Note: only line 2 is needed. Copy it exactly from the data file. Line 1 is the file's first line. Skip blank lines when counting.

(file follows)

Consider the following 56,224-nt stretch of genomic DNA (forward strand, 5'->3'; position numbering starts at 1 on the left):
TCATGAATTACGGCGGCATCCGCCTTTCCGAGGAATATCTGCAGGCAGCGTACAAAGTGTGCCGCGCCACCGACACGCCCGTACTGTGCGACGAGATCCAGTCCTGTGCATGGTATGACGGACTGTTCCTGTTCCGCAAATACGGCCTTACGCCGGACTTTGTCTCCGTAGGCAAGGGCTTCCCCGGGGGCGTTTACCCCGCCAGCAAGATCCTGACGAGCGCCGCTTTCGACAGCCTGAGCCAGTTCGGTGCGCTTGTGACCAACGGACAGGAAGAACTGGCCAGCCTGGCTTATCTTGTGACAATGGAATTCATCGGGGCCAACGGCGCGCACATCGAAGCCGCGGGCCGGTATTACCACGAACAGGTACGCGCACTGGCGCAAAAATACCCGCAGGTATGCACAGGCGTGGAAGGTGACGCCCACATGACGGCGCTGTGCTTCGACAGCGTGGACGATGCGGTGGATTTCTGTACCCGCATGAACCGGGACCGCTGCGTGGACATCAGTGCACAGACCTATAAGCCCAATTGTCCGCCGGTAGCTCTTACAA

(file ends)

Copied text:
TCATGAATTACGGCGGCATCCGCCTTTCCGAGGAATATCTGCAGGCAGCGTACAAAGTGTGCCGCGCCACCGACACGCCCGTACTGTGCGACGAGATCCAGTCCTGTGCATGGTATGACGGACTGTTCCTGTTCCGCAAATACGGCCTTACGCCGGACTTTGTCTCCGTAGGCAAGGGCTTCCCCGGGGGCGTTTACCCCGCCAGCAAGATCCTGACGAGCGCCGCTTTCGACAGCCTGAGCCAGTTCGGTGCGCTTGTGACCAACGGACAGGAAGAACTGGCCAGCCTGGCTTATCTTGTGACAATGGAATTCATCGGGGCCAACGGCGCGCACATCGAAGCCGCGGGCCGGTATTACCACGAACAGGTACGCGCACTGGCGCAAAAATACCCGCAGGTATGCACAGGCGTGGAAGGTGACGCCCACATGACGGCGCTGTGCTTCGACAGCGTGGACGATGCGGTGGATTTCTGTACCCGCATGAACCGGGACCGCTGCGTGGACATCAGTGCACAGACCTATAAGCCCAATTGTCCGCCGGTAGCTCTTACAA